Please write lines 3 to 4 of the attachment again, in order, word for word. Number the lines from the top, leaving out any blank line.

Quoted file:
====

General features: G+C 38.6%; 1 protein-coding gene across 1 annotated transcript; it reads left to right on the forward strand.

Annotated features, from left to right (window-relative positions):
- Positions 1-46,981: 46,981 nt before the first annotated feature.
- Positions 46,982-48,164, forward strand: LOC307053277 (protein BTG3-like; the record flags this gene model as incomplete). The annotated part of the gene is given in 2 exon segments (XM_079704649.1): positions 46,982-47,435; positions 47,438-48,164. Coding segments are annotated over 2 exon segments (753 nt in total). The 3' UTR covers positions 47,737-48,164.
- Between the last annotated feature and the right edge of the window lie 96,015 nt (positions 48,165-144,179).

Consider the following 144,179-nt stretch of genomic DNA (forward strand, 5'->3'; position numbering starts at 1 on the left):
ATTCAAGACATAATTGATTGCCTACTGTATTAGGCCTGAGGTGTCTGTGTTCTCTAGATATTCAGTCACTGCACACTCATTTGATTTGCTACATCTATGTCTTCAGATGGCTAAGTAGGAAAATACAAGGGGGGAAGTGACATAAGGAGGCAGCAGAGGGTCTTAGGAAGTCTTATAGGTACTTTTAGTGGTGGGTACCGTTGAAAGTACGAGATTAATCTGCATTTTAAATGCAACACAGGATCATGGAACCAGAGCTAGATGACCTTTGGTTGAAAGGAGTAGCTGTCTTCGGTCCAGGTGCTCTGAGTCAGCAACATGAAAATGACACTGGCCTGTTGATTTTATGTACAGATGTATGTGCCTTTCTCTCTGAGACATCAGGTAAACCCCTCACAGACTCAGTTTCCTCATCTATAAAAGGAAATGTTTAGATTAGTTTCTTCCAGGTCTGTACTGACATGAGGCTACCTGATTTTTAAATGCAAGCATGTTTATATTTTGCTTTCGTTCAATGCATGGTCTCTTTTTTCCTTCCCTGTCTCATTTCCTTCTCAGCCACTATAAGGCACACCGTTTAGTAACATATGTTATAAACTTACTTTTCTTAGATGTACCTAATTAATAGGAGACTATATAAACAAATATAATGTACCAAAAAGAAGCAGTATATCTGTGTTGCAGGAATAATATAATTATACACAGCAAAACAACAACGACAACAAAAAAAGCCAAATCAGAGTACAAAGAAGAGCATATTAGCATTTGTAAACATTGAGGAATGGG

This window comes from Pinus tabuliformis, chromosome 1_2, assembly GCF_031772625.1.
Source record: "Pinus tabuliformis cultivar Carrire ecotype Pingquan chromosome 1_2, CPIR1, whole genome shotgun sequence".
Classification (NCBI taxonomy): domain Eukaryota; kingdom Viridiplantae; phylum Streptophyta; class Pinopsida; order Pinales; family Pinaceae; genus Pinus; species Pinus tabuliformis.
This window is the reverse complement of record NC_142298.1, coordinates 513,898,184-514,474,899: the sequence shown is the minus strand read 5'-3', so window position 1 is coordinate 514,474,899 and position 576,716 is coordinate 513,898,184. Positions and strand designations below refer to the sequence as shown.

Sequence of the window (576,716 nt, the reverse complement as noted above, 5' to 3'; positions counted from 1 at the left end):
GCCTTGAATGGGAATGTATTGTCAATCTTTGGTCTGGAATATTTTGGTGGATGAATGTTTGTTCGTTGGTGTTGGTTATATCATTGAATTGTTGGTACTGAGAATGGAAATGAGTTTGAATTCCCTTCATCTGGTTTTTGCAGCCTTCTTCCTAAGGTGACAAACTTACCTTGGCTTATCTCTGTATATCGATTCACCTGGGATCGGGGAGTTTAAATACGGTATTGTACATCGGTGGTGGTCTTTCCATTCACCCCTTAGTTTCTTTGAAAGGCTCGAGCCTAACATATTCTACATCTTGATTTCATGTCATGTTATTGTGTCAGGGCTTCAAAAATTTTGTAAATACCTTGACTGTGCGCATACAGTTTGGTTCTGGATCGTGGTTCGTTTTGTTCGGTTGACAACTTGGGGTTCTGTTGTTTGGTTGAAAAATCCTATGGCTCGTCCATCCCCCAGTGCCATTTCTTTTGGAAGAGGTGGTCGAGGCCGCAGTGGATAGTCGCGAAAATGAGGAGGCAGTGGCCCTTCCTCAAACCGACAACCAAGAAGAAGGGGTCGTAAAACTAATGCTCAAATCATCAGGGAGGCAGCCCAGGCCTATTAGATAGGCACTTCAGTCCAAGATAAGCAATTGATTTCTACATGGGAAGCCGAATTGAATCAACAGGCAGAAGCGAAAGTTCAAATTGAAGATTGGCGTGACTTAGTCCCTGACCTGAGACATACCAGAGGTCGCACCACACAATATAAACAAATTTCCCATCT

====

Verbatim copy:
- Positions 1-46,981: 46,981 nt before the first annotated feature.
- Positions 46,982-48,164, forward strand: LOC307053277 (protein BTG3-like; the record flags this gene model as incomplete). The annotated part of the gene is given in 2 exon segments (XM_079704649.1): positions 46,982-47,435; positions 47,438-48,164. Coding segments are annotated over 2 exon segments (753 nt in total). The 3' UTR covers positions 47,737-48,164.